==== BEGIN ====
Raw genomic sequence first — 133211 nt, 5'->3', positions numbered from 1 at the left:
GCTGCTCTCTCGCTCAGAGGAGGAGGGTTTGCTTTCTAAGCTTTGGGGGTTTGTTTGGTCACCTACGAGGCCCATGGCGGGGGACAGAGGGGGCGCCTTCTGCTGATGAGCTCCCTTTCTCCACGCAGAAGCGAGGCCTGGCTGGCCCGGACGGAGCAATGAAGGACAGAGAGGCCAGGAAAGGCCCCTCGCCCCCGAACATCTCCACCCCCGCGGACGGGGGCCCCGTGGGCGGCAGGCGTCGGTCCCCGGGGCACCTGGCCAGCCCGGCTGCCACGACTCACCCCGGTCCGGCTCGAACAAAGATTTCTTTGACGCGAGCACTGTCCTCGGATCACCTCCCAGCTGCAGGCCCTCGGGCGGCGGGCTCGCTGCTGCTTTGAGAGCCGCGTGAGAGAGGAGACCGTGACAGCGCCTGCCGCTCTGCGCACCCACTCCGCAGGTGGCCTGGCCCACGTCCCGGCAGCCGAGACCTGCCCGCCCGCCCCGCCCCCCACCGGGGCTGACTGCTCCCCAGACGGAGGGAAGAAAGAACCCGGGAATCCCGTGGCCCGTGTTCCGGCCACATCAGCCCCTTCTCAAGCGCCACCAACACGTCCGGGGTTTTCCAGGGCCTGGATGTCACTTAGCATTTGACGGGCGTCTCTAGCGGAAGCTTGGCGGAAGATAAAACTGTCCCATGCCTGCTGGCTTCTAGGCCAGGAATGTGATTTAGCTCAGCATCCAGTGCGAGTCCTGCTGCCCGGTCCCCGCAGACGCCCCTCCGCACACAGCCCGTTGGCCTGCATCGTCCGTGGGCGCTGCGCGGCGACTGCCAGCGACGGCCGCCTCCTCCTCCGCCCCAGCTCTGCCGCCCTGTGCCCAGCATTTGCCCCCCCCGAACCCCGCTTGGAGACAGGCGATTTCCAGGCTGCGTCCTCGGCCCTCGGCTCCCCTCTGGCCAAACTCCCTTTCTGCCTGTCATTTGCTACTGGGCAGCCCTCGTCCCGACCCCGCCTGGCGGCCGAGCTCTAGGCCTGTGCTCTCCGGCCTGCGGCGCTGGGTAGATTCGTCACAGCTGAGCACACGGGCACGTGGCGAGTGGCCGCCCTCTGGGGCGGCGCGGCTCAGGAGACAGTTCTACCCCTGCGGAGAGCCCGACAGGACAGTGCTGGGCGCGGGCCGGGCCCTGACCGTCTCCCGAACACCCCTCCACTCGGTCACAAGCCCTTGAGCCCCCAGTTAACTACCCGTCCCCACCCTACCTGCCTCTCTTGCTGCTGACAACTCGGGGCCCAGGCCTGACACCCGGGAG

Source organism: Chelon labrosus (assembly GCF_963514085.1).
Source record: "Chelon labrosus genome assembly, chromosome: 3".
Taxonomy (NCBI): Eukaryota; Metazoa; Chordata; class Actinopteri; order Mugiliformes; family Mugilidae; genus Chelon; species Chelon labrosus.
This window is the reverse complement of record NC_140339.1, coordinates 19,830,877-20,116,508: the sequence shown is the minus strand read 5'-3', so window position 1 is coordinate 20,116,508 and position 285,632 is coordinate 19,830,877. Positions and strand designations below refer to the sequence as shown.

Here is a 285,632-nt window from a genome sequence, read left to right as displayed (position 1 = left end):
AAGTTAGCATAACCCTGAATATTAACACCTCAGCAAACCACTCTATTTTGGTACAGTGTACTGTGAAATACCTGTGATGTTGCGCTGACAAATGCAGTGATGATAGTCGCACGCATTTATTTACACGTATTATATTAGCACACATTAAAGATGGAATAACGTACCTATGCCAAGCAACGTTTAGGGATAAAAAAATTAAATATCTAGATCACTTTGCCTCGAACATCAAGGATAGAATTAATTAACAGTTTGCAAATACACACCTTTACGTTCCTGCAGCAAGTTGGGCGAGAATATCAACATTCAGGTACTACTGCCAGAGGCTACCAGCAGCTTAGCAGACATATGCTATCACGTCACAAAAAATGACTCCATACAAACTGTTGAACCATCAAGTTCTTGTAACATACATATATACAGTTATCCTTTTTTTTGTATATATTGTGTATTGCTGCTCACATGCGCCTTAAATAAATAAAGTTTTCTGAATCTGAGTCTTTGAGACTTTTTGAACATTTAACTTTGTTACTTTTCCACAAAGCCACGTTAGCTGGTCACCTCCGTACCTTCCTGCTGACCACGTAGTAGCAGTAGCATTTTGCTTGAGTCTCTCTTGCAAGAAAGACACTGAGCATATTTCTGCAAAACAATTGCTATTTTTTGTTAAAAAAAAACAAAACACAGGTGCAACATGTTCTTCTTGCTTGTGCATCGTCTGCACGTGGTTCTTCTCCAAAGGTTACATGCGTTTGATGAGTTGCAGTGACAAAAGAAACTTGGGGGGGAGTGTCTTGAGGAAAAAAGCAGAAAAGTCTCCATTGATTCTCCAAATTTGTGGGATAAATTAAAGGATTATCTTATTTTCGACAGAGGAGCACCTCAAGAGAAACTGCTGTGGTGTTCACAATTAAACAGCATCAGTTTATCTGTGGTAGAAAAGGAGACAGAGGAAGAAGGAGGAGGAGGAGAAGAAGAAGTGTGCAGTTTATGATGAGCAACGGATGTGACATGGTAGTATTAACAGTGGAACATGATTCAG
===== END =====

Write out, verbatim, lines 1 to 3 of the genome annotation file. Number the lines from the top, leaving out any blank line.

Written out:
Raw genomic sequence first — 133211 nt, 5'->3', positions numbered from 1 at the left:
GCTGCTCTCTCGCTCAGAGGAGGAGGGTTTGCTTTCTAAGCTTTGGGGGTTTGTTTGGTCACCTACGAGGCCCATGGCGGGGGACAGAGGGGGCGCCTTCTGCTGATGAGCTCCCTTTCTCCACGCAGAAGCGAGGCCTGGCTGGCCCGGACGGAGCAATGAAGGACAGAGAGGCCAGGAAAGGCCCCTCGCCCCCGAACATCTCCACCCCCGCGGACGGGGGCCCCGTGGGCGGCAGGCGTCGGTCCCCGGGGCACCTGGCCAGCCCGGCTGCCACGACTCACCCCGGTCCGGCTCGAACAAAGATTTCTTTGACGCGAGCACTGTCCTCGGATCACCTCCCAGCTGCAGGCCCTCGGGCGGCGGGCTCGCTGCTGCTTTGAGAGCCGCGTGAGAGAGGAGACCGTGACAGCGCCTGCCGCTCTGCGCACCCACTCCGCAGGTGGCCTGGCCCACGTCCCGGCAGCCGAGACCTGCCCGCCCGCCCCGCCCCCCACCGGGGCTGACTGCTCCCCAGACGGAGGGAAGAAAGAACCCGGGAATCCCGTGGCCCGTGTTCCGGCCACATCAGCCCCTTCTCAAGCGCCACCAACACGTCCGGGGTTTTCCAGGGCCTGGATGTCACTTAGCATTTGACGGGCGTCTCTAGCGGAAGCTTGGCGGAAGATAAAACTGTCCCATGCCTGCTGGCTTCTAGGCCAGGAATGTGATTTAGCTCAGCATCCAGTGCGAGTCCTGCTGCCCGGTCCCCGCAGACGCCCCTCCGCACACAGCCCGTTGGCCTGCATCGTCCGTGGGCGCTGCGCGGCGACTGCCAGCGACGGCCGCCTCCTCCTCCGCCCCAGCTCTGCCGCCCTGTGCCCAGCATTTGCCCCCCCCGAACCCCGCTTGGAGACAGGCGATTTCCAGGCTGCGTCCTCGGCCCTCGGCTCCCCTCTGGCCAAACTCCCTTTCTGCCTGTCATTTGCTACTGGGCAGCCCTCGTCCCGACCCCGCCTGGCGGCCGAGCTCTAGGCCTGTGCTCTCCGGCCTGCGGCGCTGGGTAGATTCGTCACAGCTGAGCACACGGGCACGTGGCGAGTGGCCGCCCTCTGGGGCGGCGCGGCTCAGGAGACAGTTCTACCCCTGCGGAGAGCCCGACAGGACAGTGCTGGGCGCGGGCCGGGCCCTGACCGTCTCCCGAACACCCCTCCACTCGGTCACAAGCCCTTGAGCCCCCAGTTAACTACCCGTCCCCACCCTACCTGCCTCTCTTGCTGCTGACAACTCGGGGCCCAGGCCTGACACCCGGGAG

Source organism: Chelon labrosus (assembly GCF_963514085.1).